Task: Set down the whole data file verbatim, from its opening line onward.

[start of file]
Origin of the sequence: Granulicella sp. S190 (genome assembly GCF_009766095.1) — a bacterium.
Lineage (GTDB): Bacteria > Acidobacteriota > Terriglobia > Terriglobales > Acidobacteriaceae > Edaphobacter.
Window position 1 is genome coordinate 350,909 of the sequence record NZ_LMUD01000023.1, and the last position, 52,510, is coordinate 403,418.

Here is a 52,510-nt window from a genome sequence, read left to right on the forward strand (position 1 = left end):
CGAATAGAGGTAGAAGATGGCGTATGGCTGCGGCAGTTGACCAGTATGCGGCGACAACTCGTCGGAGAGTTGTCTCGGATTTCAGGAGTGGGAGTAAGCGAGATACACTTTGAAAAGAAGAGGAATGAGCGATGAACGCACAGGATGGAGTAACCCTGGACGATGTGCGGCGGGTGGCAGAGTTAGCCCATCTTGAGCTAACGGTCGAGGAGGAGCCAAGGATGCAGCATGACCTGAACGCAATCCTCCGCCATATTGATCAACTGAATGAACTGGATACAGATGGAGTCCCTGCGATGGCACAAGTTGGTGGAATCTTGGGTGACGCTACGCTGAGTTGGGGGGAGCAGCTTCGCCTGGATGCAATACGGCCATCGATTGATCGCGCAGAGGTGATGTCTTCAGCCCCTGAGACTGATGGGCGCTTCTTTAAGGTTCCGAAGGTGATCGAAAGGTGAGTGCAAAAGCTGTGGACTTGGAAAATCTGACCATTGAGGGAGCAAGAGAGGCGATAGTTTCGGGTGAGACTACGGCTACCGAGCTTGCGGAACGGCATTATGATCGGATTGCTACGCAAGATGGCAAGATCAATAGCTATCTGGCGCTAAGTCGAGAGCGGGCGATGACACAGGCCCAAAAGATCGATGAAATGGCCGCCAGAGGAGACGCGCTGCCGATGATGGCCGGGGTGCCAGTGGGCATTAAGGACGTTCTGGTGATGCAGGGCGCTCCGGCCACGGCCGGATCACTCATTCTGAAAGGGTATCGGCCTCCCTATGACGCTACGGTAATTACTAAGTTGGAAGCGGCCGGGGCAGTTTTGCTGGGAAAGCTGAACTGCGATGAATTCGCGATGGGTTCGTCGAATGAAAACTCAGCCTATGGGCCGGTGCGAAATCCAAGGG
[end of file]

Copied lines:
Origin of the sequence: Granulicella sp. S190 (genome assembly GCF_009766095.1) — a bacterium.
Lineage (GTDB): Bacteria > Acidobacteriota > Terriglobia > Terriglobales > Acidobacteriaceae > Edaphobacter.
Window position 1 is genome coordinate 350,909 of the sequence record NZ_LMUD01000023.1, and the last position, 52,510, is coordinate 403,418.

Here is a 52,510-nt window from a genome sequence, read left to right on the forward strand (position 1 = left end):
CGAATAGAGGTAGAAGATGGCGTATGGCTGCGGCAGTTGACCAGTATGCGGCGACAACTCGTCGGAGAGTTGTCTCGGATTTCAGGAGTGGGAGTAAGCGAGATACACTTTGAAAAGAAGAGGAATGAGCGATGAACGCACAGGATGGAGTAACCCTGGACGATGTGCGGCGGGTGGCAGAGTTAGCCCATCTTGAGCTAACGGTCGAGGAGGAGCCAAGGATGCAGCATGACCTGAACGCAATCCTCCGCCATATTGATCAACTGAATGAACTGGATACAGATGGAGTCCCTGCGATGGCACAAGTTGGTGGAATCTTGGGTGACGCTACGCTGAGTTGGGGGGAGCAGCTTCGCCTGGATGCAATACGGCCATCGATTGATCGCGCAGAGGTGATGTCTTCAGCCCCTGAGACTGATGGGCGCTTCTTTAAGGTTCCGAAGGTGATCGAAAGGTGAGTGCAAAAGCTGTGGACTTGGAAAATCTGACCATTGAGGGAGCAAGAGAGGCGATAGTTTCGGGTGAGACTACGGCTACCGAGCTTGCGGAACGGCATTATGATCGGATTGCTACGCAAGATGGCAAGATCAATAGCTATCTGGCGCTAAGTCGAGAGCGGGCGATGACACAGGCCCAAAAGATCGATGAAATGGCCGCCAGAGGAGACGCGCTGCCGATGATGGCCGGGGTGCCAGTGGGCATTAAGGACGTTCTGGTGATGCAGGGCGCTCCGGCCACGGCCGGATCACTCATTCTGAAAGGGTATCGGCCTCCCTATGACGCTACGGTAATTACTAAGTTGGAAGCGGCCGGGGCAGTTTTGCTGGGAAAGCTGAACTGCGATGAATTCGCGATGGGTTCGTCGAATGAAAACTCAGCCTATGGGCCGGTGCGAAATCCAAGGG